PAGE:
The gold standard treatment of FG includes aggressive and repeated debridement of necrotic tissue in conjunction with the administration of broad-spectrum antibiotics and hemodynamic supportive measures in the intensive care unit.13 Recurrent surgical debridement may cause wide perianal tissue defects and impair anal sphincter functions due to direct trauma. As a result of these factors, fecal contamination of the wound may be unavoidable. Fecal diversion is an option for such patients for facilitating wound care. However, fecal diversion does not improve the treatment outcome and increases morbidity and the cost of treatment.18 In addition, the mortality rate was reported to be relatively high in patients with a diverting stoma.19 Similarly, the present study found a positive correlation between fecal diversion and the mortality rate. However, the need for a stoma is common in patients with extensive diseases, and it should be borne in mind that extensive disease may be another factor impairing the treatment outcome.

Study Limitations

The major limitation of this study is its retrospective nature. Since every article has its original study design, reviewing variables from previously published articles may be associated with missing data, which may affect the results of the study. Another important issue is that the manuscripts were published by different specialties from different centers, and there may be differences in disease management among the centers and specialties, which again may have affected the study outcomes. However, the high patient number provides this study with clinical value. Furthermore, this is the first study reflecting data on patients with FG in the Turkish population.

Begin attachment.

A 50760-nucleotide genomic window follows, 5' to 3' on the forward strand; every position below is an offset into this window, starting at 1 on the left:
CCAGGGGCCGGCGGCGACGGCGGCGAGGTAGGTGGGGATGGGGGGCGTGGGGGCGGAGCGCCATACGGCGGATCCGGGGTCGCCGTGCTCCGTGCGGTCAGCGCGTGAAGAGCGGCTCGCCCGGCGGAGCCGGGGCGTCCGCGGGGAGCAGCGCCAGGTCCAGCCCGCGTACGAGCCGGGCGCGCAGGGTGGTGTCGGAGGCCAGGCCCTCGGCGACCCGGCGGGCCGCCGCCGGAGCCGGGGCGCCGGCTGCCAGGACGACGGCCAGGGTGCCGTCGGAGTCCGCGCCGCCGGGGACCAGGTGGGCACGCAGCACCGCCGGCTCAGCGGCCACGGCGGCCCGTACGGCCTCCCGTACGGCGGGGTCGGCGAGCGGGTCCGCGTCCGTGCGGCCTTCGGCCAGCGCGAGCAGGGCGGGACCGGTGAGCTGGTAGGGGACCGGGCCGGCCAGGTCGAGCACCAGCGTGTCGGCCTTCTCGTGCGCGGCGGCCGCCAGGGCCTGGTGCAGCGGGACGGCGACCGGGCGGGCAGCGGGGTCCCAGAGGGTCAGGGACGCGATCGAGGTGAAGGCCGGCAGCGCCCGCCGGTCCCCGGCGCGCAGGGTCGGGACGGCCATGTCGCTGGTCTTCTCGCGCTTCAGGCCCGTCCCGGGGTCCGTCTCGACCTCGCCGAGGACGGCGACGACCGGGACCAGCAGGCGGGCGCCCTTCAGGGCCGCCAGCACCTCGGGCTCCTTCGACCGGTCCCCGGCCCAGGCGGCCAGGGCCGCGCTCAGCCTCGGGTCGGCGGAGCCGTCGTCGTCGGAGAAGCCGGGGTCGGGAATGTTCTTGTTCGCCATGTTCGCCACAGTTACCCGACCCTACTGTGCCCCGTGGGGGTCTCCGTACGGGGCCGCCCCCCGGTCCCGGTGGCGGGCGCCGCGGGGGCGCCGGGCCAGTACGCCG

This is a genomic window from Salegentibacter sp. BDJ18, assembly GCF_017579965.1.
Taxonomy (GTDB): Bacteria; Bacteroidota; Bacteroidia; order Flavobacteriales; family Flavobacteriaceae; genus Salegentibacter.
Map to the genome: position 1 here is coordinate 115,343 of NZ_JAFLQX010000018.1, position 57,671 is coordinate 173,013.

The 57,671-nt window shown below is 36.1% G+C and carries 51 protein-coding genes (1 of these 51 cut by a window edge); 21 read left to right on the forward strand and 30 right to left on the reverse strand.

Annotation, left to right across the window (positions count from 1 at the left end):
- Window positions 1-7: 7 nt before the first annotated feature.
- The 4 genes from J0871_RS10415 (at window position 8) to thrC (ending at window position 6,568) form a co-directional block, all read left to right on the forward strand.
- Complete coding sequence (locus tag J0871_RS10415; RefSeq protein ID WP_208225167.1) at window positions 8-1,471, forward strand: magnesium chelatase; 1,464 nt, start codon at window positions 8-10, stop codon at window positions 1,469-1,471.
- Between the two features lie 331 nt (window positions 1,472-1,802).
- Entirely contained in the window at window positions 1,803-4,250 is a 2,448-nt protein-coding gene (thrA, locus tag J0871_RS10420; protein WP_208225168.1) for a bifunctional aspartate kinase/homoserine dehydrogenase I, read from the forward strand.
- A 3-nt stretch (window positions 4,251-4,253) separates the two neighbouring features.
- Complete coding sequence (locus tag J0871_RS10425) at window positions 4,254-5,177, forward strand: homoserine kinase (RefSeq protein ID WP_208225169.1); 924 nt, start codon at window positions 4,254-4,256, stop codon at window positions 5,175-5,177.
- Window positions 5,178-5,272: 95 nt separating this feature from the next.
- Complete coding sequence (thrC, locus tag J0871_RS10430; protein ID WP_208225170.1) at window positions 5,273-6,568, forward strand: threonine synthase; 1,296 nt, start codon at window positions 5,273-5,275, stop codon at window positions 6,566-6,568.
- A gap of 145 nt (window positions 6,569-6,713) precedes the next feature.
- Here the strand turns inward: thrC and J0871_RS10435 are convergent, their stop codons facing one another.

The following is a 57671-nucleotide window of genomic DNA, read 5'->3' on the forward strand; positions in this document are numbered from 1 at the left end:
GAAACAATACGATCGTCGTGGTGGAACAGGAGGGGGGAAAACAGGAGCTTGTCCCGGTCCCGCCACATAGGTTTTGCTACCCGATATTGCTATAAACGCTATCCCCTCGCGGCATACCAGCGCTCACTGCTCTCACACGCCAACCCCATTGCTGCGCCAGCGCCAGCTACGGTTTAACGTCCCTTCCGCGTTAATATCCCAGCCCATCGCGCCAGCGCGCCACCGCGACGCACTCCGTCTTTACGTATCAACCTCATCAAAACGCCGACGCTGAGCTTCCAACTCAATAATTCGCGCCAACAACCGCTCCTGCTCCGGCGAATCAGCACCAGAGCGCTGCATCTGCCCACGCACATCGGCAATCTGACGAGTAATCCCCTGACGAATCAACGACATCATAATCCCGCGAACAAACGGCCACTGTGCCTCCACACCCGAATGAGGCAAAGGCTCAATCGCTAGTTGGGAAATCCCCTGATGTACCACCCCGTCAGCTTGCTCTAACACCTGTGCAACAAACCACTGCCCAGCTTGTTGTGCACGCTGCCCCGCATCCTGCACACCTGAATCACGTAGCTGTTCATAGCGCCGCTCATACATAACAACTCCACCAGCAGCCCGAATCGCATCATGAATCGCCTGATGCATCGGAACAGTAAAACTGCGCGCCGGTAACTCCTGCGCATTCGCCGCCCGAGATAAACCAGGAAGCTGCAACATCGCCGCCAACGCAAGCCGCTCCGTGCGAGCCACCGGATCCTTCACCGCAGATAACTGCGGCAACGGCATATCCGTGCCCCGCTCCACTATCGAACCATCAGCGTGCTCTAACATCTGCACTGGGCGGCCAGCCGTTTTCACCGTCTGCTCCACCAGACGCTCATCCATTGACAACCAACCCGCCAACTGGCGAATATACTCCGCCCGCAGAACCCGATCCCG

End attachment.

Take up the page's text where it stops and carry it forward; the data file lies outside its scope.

In conclusion, FG remains a fatal disease. The mortality rate and correlated risk factors of FG in the Turkish population appear to be comparable with the literature data. The cutaneous origin may be associated with better outcomes, and female gender, CRF, and the need for fecal diversion may be associated with a poor prognosis.


Ethics Committee Approval: The study was approved by the Bursa Uludağ University Local Ethics Committee (approval number: 2023-17/43, date: 19.09.2023).

Informed Consent: Retrospective study.

Peer-review: Externally peer-reviewed.

Authorship Contributions

Surgical and Medical Practices: Ö.I., T.Y., Concept: T.Y., Design: Ö.I., M.Ş., T.Y., Data Collection or Processing: Ö.I., M.Ş., D.S., T.Y., Analysis or Interpretation: Ö.I., D.S., T.Y., Literature Search: Ö.I., M.Ş., D.S., T.Y., Writing: Ö.I., D.S., T.Y.

Conflict of Interest: No conflict of interest was declared by the authors.

Financial Disclosure: The authors declared that this study received no financial support.